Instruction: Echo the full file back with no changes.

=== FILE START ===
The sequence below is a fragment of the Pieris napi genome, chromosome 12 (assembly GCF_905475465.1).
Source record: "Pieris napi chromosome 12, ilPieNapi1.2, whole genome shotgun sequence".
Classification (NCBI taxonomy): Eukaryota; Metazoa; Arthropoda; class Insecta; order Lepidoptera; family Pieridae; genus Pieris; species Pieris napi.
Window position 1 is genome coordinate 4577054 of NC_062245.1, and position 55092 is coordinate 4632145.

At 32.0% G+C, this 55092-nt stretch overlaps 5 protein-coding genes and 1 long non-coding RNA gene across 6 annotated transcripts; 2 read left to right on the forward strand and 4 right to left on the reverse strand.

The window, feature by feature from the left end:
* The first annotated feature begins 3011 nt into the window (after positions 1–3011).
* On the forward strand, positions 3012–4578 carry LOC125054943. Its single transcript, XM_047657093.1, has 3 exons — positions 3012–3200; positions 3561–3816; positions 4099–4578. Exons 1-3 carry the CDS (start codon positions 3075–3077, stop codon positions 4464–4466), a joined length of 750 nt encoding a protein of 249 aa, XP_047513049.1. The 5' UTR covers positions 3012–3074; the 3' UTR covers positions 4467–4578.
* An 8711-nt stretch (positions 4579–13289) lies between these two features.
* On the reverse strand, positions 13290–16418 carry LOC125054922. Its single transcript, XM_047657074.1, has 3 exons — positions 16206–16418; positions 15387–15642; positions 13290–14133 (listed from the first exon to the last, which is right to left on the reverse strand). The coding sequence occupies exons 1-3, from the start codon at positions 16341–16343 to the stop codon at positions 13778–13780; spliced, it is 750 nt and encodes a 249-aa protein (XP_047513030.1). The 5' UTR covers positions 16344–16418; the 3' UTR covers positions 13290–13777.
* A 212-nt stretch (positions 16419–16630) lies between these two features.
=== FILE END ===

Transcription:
The sequence below is a fragment of the Pieris napi genome, chromosome 12 (assembly GCF_905475465.1).
Source record: "Pieris napi chromosome 12, ilPieNapi1.2, whole genome shotgun sequence".
Classification (NCBI taxonomy): Eukaryota; Metazoa; Arthropoda; class Insecta; order Lepidoptera; family Pieridae; genus Pieris; species Pieris napi.
Window position 1 is genome coordinate 4577054 of NC_062245.1, and position 55092 is coordinate 4632145.

At 32.0% G+C, this 55092-nt stretch overlaps 5 protein-coding genes and 1 long non-coding RNA gene across 6 annotated transcripts; 2 read left to right on the forward strand and 4 right to left on the reverse strand.

The window, feature by feature from the left end:
* The first annotated feature begins 3011 nt into the window (after positions 1–3011).
* On the forward strand, positions 3012–4578 carry LOC125054943. Its single transcript, XM_047657093.1, has 3 exons — positions 3012–3200; positions 3561–3816; positions 4099–4578. Exons 1-3 carry the CDS (start codon positions 3075–3077, stop codon positions 4464–4466), a joined length of 750 nt encoding a protein of 249 aa, XP_047513049.1. The 5' UTR covers positions 3012–3074; the 3' UTR covers positions 4467–4578.
* An 8711-nt stretch (positions 4579–13289) lies between these two features.
* On the reverse strand, positions 13290–16418 carry LOC125054922. Its single transcript, XM_047657074.1, has 3 exons — positions 16206–16418; positions 15387–15642; positions 13290–14133 (listed from the first exon to the last, which is right to left on the reverse strand). The coding sequence occupies exons 1-3, from the start codon at positions 16341–16343 to the stop codon at positions 13778–13780; spliced, it is 750 nt and encodes a 249-aa protein (XP_047513030.1). The 5' UTR covers positions 16344–16418; the 3' UTR covers positions 13290–13777.
* A 212-nt stretch (positions 16419–16630) lies between these two features.